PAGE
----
From dead batteries to winter weather emergencies, there are quite a few situations that could leave you stranded in your car in the cold. Whether it is a few minutes, or at worst, days, you will want to prepare for the situation accordingly.
Prepare Your Vehicle for Winter Weather
In general, winter can be harsh on vehicles. Keeping up with routine maintenance on your car can go a long way toward keeping you safe in a cold-weather situation.
1. Check Your Battery
One of the most common failure points in a vehicle is the battery. Have your battery checked routinely to make sure it has enough power to get through a harsh winter. Even a strong battery can also have some issues in the harsh winter temperatures.
2. Check the Antifreeze Levels
The radiator system is a critical component of the vehicle, so make sure the antifreeze is at a proper level.
3. Monitor Your Gas Tank Levels
In a situation where you have less than a half-full gas tank, precipitation can potentially get into your gas tank or line. If the moisture freezes, it can do major damage to your fuel system, so keep that tank full.
4. Pack an Emergency Kit
Having an emergency kit in your vehicle can be critical in a winter weather emergency. Consider building and storing a kit, just in case. Here are a few suggestions of things you can put into a kit:
Cell phone chargers
First aid kit
Bag of sand or cat litter
Extra layers of clothes (hats, coats, and gloves)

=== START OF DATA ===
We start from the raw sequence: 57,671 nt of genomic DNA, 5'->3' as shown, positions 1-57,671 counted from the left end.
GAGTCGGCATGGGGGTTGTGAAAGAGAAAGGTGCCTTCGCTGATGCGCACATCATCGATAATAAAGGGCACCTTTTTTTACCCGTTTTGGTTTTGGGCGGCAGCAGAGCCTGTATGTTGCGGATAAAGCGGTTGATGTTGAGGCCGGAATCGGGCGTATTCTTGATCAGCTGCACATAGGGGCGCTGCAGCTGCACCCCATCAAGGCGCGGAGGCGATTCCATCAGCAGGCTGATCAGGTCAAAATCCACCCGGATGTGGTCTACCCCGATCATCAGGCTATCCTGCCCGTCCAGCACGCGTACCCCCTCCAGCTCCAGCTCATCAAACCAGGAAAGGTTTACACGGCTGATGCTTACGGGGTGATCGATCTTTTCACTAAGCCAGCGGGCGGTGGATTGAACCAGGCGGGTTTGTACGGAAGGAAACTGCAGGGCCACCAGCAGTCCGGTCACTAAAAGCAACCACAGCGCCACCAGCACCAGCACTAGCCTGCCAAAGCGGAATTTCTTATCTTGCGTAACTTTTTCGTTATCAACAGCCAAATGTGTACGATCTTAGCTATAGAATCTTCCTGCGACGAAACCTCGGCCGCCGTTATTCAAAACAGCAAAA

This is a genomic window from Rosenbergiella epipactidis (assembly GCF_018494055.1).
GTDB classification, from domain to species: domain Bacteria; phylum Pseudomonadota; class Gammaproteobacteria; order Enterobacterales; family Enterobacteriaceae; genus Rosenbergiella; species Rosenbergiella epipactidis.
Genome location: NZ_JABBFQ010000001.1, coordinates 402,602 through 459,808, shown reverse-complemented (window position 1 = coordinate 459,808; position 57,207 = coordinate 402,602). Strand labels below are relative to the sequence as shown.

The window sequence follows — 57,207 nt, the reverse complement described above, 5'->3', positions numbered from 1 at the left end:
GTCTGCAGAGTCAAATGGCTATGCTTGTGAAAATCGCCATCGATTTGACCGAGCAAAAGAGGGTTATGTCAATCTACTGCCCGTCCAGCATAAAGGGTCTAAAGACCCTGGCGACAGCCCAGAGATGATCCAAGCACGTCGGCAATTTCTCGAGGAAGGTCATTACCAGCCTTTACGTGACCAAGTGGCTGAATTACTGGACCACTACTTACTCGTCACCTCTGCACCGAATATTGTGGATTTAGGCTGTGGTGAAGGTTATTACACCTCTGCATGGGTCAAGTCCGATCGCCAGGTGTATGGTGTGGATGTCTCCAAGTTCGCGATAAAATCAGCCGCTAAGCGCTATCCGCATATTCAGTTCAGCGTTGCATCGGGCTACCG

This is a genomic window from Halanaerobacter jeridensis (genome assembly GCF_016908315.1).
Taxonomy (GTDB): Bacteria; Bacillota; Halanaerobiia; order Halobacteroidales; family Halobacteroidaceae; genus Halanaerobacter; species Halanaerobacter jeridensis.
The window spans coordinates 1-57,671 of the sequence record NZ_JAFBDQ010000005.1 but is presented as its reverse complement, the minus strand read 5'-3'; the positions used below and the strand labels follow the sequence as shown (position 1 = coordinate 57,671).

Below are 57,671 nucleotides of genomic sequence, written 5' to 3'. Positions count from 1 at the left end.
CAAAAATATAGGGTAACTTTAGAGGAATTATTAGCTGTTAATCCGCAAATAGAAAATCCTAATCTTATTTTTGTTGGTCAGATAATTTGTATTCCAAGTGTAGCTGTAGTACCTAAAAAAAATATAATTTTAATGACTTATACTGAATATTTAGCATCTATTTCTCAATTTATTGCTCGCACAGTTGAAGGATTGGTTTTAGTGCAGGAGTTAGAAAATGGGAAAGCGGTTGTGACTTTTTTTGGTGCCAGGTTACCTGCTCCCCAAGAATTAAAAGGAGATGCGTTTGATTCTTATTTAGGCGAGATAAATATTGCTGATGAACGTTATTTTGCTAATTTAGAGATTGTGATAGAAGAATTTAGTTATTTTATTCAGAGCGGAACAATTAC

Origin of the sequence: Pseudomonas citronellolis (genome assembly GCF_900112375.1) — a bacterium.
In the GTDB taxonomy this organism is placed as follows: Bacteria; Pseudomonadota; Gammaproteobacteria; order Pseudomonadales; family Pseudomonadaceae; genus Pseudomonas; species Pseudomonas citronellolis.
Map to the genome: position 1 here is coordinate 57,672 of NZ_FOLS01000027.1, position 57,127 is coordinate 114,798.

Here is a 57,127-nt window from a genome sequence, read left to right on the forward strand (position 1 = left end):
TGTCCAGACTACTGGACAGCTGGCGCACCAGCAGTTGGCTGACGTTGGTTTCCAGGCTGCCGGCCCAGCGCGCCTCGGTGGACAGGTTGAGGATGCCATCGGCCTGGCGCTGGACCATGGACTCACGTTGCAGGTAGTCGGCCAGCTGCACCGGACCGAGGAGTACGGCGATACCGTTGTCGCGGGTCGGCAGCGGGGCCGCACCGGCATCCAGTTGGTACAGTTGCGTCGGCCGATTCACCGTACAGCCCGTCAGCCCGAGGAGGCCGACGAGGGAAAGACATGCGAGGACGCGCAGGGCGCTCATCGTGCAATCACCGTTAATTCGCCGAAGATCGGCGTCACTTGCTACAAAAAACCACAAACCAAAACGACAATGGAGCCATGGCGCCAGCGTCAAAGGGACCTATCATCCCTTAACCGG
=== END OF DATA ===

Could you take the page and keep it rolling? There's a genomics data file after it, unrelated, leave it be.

What to Do if You Are Stranded in Your Car for Hours
Even if you use a few of the tips above, there may be a situation where you are stuck in your vehicle for a prolonged period. You will now want to stay inside the car and use it as shelter from the cold as you wait for the situation to clear.
According to FEMA, you will only want to run your car for 10 minutes per hour to conserve fuel and battery life. So utilize a few of these tips to help keep you comfortable.
1. Layer Up
Remember that emergency kit you built? It's time to make use of that and put on those layers. The more you layer up both on your body and around you, the less heat you will lose.
2. Limit Heater Usage
While sitting idle in a car, you need to conserve energy. Lowering the heat to a minimum temperature will help limit the energy consumption. Also, keeping the blower level low helps as well.
3. Limit Accessories Usage
While the radio and other infotainment features on cars can be a nice feature, they can take up valuable resources in a situation where you are in your car for a long period. Turn off the radio and other infotainment features while you are stranded to conserve the battery.
4. Charge Your Cell Phone Intermittently
Cell phones are a critical tool to keep up and running in an emergency. If your battery is running low, you will want to charge your phone every time you turn on the car for heat. Rather than using your car's power to get your battery to 100%, just charge it enough to last until help arrives.
If you are using a smartphone, close unneeded applications and put the phone into low power mode. That will slow down battery usage. Lastly, keep an external phone charger in your car to limit the car battery drain.
Defensive Driving Can Prevent Many Winter Accidents
While sometimes vehicle failure is not avoidable, a course of defensive driving can help you prepare for many winter driving situations. Being prepared for situational driving can be a critical difference in being stranded for minutes or hours. Sign up for an I Drive Safely class today!